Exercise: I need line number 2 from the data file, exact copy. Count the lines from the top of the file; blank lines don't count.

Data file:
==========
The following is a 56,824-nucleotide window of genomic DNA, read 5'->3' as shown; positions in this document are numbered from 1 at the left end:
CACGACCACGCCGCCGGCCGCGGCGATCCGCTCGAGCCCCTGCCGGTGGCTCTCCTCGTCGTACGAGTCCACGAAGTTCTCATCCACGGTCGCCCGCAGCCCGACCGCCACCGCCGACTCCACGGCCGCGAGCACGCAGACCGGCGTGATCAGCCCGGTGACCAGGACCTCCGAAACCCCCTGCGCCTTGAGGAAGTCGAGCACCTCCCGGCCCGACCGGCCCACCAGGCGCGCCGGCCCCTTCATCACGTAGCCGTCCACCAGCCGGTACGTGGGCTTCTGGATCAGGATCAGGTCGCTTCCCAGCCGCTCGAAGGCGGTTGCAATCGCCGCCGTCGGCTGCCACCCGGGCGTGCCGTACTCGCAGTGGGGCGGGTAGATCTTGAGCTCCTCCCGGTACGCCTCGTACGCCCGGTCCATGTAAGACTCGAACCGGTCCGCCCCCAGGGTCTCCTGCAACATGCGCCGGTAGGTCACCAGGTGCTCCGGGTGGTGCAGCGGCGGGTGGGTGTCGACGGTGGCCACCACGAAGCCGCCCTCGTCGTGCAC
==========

CACGACCACGCCGCCGGCCGCGGCGATCCGCTCGAGCCCCTGCCGGTGGCTCTCCTCGTCGTACGAGTCCACGAAGTTCTCATCCACGGTCGCCCGCAGCCCGACCGCCACCGCCGACTCCACGGCCGCGAGCACGCAGACCGGCGTGATCAGCCCGGTGACCAGGACCTCCGAAACCCCCTGCGCCTTGAGGAAGTCGAGCACCTCCCGGCCCGACCGGCCCACCAGGCGCGCCGGCCCCTTCATCACGTAGCCGTCCACCAGCCGGTACGTGGGCTTCTGGATCAGGATCAGGTCGCTTCCCAGCCGCTCGAAGGCGGTTGCAATCGCCGCCGTCGGCTGCCACCCGGGCGTGCCGTACTCGCAGTGGGGCGGGTAGATCTTGAGCTCCTCCCGGTACGCCTCGTACGCCCGGTCCATGTAAGACTCGAACCGGTCCGCCCCCAGGGTCTCCTGCAACATGCGCCGGTAGGTCACCAGGTGCTCCGGGTGGTGCAGCGGCGGGTGGGTGTCGACGGTGGCCACCACGAAGCCGCCCTCGTCGTGCAC